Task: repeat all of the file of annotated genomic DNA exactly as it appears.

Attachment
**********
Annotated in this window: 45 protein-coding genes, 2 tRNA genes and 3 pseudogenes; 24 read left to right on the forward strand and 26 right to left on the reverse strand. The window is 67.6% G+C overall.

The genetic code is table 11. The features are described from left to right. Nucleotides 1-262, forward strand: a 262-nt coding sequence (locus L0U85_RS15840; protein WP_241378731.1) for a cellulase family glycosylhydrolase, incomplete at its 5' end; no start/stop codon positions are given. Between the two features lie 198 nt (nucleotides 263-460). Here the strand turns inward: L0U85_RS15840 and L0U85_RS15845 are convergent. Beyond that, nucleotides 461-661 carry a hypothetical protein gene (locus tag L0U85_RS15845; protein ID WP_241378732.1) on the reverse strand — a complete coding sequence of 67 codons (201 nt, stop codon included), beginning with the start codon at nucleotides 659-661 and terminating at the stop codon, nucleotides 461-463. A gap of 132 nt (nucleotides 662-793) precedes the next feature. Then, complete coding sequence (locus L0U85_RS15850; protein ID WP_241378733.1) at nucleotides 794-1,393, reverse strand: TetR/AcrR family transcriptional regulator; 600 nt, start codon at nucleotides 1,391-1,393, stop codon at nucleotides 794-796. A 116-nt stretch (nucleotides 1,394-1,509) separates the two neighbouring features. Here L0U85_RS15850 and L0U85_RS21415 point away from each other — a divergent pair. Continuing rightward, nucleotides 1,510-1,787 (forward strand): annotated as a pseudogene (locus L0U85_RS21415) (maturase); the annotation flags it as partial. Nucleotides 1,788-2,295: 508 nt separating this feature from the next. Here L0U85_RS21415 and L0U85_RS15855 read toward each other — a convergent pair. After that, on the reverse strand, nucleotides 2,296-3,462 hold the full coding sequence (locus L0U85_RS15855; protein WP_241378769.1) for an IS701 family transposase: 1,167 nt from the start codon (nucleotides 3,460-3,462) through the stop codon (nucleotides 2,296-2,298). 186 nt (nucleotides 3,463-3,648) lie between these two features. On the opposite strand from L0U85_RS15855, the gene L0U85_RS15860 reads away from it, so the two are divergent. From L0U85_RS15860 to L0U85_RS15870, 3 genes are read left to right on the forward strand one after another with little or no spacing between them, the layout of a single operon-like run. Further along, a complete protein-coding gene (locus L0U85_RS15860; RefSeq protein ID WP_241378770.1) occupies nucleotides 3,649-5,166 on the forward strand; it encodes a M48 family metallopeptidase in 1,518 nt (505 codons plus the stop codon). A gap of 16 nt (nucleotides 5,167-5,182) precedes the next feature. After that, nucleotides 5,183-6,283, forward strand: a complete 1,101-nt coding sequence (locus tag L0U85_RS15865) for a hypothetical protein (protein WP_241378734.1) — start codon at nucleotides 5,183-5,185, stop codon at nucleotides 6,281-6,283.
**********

Annotated in this window: 45 protein-coding genes, 2 tRNA genes and 3 pseudogenes; 24 read left to right on the forward strand and 26 right to left on the reverse strand. The window is 67.6% G+C overall.

The genetic code is table 11. The features are described from left to right. Nucleotides 1-262, forward strand: a 262-nt coding sequence (locus L0U85_RS15840; protein WP_241378731.1) for a cellulase family glycosylhydrolase, incomplete at its 5' end; no start/stop codon positions are given. Between the two features lie 198 nt (nucleotides 263-460). Here the strand turns inward: L0U85_RS15840 and L0U85_RS15845 are convergent. Beyond that, nucleotides 461-661 carry a hypothetical protein gene (locus tag L0U85_RS15845; protein ID WP_241378732.1) on the reverse strand — a complete coding sequence of 67 codons (201 nt, stop codon included), beginning with the start codon at nucleotides 659-661 and terminating at the stop codon, nucleotides 461-463. A gap of 132 nt (nucleotides 662-793) precedes the next feature. Then, complete coding sequence (locus L0U85_RS15850; protein ID WP_241378733.1) at nucleotides 794-1,393, reverse strand: TetR/AcrR family transcriptional regulator; 600 nt, start codon at nucleotides 1,391-1,393, stop codon at nucleotides 794-796. A 116-nt stretch (nucleotides 1,394-1,509) separates the two neighbouring features. Here L0U85_RS15850 and L0U85_RS21415 point away from each other — a divergent pair. Continuing rightward, nucleotides 1,510-1,787 (forward strand): annotated as a pseudogene (locus L0U85_RS21415) (maturase); the annotation flags it as partial. Nucleotides 1,788-2,295: 508 nt separating this feature from the next. Here L0U85_RS21415 and L0U85_RS15855 read toward each other — a convergent pair. After that, on the reverse strand, nucleotides 2,296-3,462 hold the full coding sequence (locus L0U85_RS15855; protein WP_241378769.1) for an IS701 family transposase: 1,167 nt from the start codon (nucleotides 3,460-3,462) through the stop codon (nucleotides 2,296-2,298). 186 nt (nucleotides 3,463-3,648) lie between these two features. On the opposite strand from L0U85_RS15855, the gene L0U85_RS15860 reads away from it, so the two are divergent. From L0U85_RS15860 to L0U85_RS15870, 3 genes are read left to right on the forward strand one after another with little or no spacing between them, the layout of a single operon-like run. Further along, a complete protein-coding gene (locus L0U85_RS15860; RefSeq protein ID WP_241378770.1) occupies nucleotides 3,649-5,166 on the forward strand; it encodes a M48 family metallopeptidase in 1,518 nt (505 codons plus the stop codon). A gap of 16 nt (nucleotides 5,167-5,182) precedes the next feature. After that, nucleotides 5,183-6,283, forward strand: a complete 1,101-nt coding sequence (locus tag L0U85_RS15865) for a hypothetical protein (protein WP_241378734.1) — start codon at nucleotides 5,183-5,185, stop codon at nucleotides 6,281-6,283.